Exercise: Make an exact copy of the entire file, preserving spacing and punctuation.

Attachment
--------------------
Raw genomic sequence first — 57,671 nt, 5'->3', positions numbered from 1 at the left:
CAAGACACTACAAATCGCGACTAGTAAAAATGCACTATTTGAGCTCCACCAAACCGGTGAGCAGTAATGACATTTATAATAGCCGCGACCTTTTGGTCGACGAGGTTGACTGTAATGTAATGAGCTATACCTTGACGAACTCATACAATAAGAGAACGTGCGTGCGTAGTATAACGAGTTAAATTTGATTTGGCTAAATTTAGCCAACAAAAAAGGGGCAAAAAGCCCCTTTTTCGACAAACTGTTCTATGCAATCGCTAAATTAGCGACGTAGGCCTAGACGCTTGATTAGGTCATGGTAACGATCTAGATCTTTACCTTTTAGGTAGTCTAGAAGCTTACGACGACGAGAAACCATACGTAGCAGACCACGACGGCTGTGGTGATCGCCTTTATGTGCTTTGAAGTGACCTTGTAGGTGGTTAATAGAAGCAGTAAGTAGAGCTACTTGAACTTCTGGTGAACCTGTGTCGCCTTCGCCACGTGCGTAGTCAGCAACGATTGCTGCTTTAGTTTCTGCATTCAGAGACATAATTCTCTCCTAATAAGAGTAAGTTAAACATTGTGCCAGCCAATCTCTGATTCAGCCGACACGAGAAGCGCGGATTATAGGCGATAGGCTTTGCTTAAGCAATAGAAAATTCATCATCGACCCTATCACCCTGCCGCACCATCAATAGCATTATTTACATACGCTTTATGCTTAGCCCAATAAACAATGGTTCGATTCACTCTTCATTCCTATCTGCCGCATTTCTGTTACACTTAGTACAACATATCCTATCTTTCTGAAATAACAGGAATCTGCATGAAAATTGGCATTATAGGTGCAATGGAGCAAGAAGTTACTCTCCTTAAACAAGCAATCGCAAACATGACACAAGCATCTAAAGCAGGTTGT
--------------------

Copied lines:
Raw genomic sequence first — 57,671 nt, 5'->3', positions numbered from 1 at the left:
CAAGACACTACAAATCGCGACTAGTAAAAATGCACTATTTGAGCTCCACCAAACCGGTGAGCAGTAATGACATTTATAATAGCCGCGACCTTTTGGTCGACGAGGTTGACTGTAATGTAATGAGCTATACCTTGACGAACTCATACAATAAGAGAACGTGCGTGCGTAGTATAACGAGTTAAATTTGATTTGGCTAAATTTAGCCAACAAAAAAGGGGCAAAAAGCCCCTTTTTCGACAAACTGTTCTATGCAATCGCTAAATTAGCGACGTAGGCCTAGACGCTTGATTAGGTCATGGTAACGATCTAGATCTTTACCTTTTAGGTAGTCTAGAAGCTTACGACGACGAGAAACCATACGTAGCAGACCACGACGGCTGTGGTGATCGCCTTTATGTGCTTTGAAGTGACCTTGTAGGTGGTTAATAGAAGCAGTAAGTAGAGCTACTTGAACTTCTGGTGAACCTGTGTCGCCTTCGCCACGTGCGTAGTCAGCAACGATTGCTGCTTTAGTTTCTGCATTCAGAGACATAATTCTCTCCTAATAAGAGTAAGTTAAACATTGTGCCAGCCAATCTCTGATTCAGCCGACACGAGAAGCGCGGATTATAGGCGATAGGCTTTGCTTAAGCAATAGAAAATTCATCATCGACCCTATCACCCTGCCGCACCATCAATAGCATTATTTACATACGCTTTATGCTTAGCCCAATAAACAATGGTTCGATTCACTCTTCATTCCTATCTGCCGCATTTCTGTTACACTTAGTACAACATATCCTATCTTTCTGAAATAACAGGAATCTGCATGAAAATTGGCATTATAGGTGCAATGGAGCAAGAAGTTACTCTCCTTAAACAAGCAATCGCAAACATGACACAAGCATCTAAAGCAGGTTGT